Yesterday afternoon, the host family and I went on an outing to a park of sorts. Manal had identified it as “la forêt” beforehand, and what it was, basically, was a green area by the side of a busy road heading east away from Salé. There were trees, indeed – trees that had lost all but a few dried up leaves – and some open spaces in between. It looked like it had once been lushly grassy, but was now more of an old carpet whose green had been worn away in places by heavy traffic. And indeed, everywhere, there were parked cars, and other people who had decided to spend their Sunday in the outdoors. They stood around, leaned on their cars, or sat on the tablecloths they had brought. They were eating lunch from plastic containers, drinking tea, taking their afternoon nap. Some had brought entire mattresses with them, others a whole stove, and made their tea from scratch. A few had even brought tents, and had constructed for themselves a little home-away-from home out there in the green.
Other than two cars, we had brought only a thermos full of hot, black, delicious coffee. We stood around, people watching and chatting, as we drank. Manal and Alma always on opposite sides of the group, both chatting along pleasantly, but conspicuously ignoring one another. Manal, as always, was chatting busily and loudly, either laughing excitedly at things she saw, or denouncing it as ‘hshouma’, shameful. She tends to touch people, pull or prod them, or otherwise make sure that they’ve heard what she’s said.* And as always, Alma was close to Fatima, with whom she seems to share an almost physical bond. Theirs is not necessarily an intense verbal relationship; they don’t talk to one another any more than to anyone else. But they share something that others are not privy to, it seems. Something wholly implicit. Something that means they are not constantly in conversation (because they don’t need to be), but means, for instance, that they sleep on the same sofa section, head to feet, under a single blanket. Their relationship is the exact opposite of that between Alma and Manal. It makes me wonder how the three of them relate to the fourth sister, who lives in Marrakech. What happens to the dynamic when the triangle becomes a square?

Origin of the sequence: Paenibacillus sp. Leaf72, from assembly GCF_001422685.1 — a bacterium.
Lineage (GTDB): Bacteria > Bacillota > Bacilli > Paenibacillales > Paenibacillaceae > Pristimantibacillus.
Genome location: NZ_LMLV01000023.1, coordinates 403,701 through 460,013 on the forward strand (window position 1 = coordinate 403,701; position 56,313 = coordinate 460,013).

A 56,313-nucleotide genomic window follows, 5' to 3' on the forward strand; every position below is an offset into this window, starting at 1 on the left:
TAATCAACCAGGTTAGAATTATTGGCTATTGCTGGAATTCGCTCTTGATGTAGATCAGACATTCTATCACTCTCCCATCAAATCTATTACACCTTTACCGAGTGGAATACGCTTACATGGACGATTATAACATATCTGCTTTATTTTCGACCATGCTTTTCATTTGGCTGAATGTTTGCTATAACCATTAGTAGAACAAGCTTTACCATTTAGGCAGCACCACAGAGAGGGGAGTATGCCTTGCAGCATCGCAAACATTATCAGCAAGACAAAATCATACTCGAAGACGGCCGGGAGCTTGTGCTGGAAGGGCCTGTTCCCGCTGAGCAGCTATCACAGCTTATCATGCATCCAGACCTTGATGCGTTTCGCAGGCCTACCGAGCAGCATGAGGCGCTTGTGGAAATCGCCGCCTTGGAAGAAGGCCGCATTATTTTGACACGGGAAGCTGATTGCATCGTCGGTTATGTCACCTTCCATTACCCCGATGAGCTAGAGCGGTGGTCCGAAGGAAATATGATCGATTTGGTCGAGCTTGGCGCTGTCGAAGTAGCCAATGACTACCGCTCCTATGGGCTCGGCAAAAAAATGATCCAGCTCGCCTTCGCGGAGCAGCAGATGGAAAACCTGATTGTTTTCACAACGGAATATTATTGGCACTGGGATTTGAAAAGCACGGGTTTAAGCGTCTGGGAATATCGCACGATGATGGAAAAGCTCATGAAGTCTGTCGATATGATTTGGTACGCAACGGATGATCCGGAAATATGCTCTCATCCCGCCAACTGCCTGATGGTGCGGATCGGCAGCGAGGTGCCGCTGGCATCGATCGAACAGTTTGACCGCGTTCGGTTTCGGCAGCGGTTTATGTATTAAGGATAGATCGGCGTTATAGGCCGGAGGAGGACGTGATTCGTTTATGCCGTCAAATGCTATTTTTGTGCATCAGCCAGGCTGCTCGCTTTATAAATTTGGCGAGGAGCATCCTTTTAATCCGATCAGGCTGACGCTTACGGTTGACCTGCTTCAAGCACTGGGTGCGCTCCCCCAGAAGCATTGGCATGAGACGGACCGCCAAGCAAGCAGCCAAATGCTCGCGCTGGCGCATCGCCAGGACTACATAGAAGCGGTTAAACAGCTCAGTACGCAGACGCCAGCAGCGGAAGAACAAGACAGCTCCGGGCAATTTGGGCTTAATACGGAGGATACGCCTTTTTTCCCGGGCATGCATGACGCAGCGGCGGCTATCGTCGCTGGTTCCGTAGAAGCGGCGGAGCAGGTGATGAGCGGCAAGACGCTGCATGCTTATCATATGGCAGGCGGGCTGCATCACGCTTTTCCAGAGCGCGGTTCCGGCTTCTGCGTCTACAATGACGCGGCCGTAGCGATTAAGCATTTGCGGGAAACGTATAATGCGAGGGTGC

Amma and Khadija, the last two of the group, floated in between these three sisters, chatting with each. Khadija is always the automatic epicenter of everything, even if she is not the loudest; she is simply the force of gravity that keeps all others close. And Amma is always there in orbit, joining in the conversation occasionally, but mostly lost in her music, fed to her through the earphones that are always in her ears.
Yunus and Mustafa, meanwhile, had run off with a group of other young boys whose families were also here for the afternoon. They had each brought props: Yunus a soccer ball, Mustafa a deck of cards. Clearly these were great ice-breakers. Later, as I strolled around with the women, I saw them at a distance, both making good use of their items: Mustafa was involved in a game of cards with three others of his age, Yunus wholly immersed in a game of soccer. Si Mahmoud had also retreated: he spent the afternoon in the front seat of his car, the window rolled down, smoking a cigarette while doing the Sudoku puzzles in l’Opinion. Much like he does every weekend, in the kitchen or at the coffee house.
There was music: about 25 meters away from our cars we saw a small crowd surrounding a group of jellaba’d musicians. About 10 men with drums stood there, singing and swaying to their own beat, while a few of them broke into dance: a kind of rhythmic thumping of their feet on the ground, and a lot of shoulder shimmying. It made me laugh to see these old, grey men shake their chest like that; it reminded me of belly dancing. We joined the crowd, and just as I realized I had forgotten my camera, Fatima and Alma asked me simultaneously to take some pictures. I have become the official family photographer, it seems** – and taking pictures was clearly what everyone else was doing. Everywhere in the crowd I noticed hands holding up cell phones, recording the performance. A grey man in white jellaba, the star dancer of the group, made sure to give each photographer a good shot; he would pause in front of each held-up phone and give them an extra-long shoulder shimmy, staring straight into the lens. Manal, who had brought her own camera, actually broke straight through the crowd and took place right in front of the group to get the perfect shot. The grey man gave her an extra-special performance.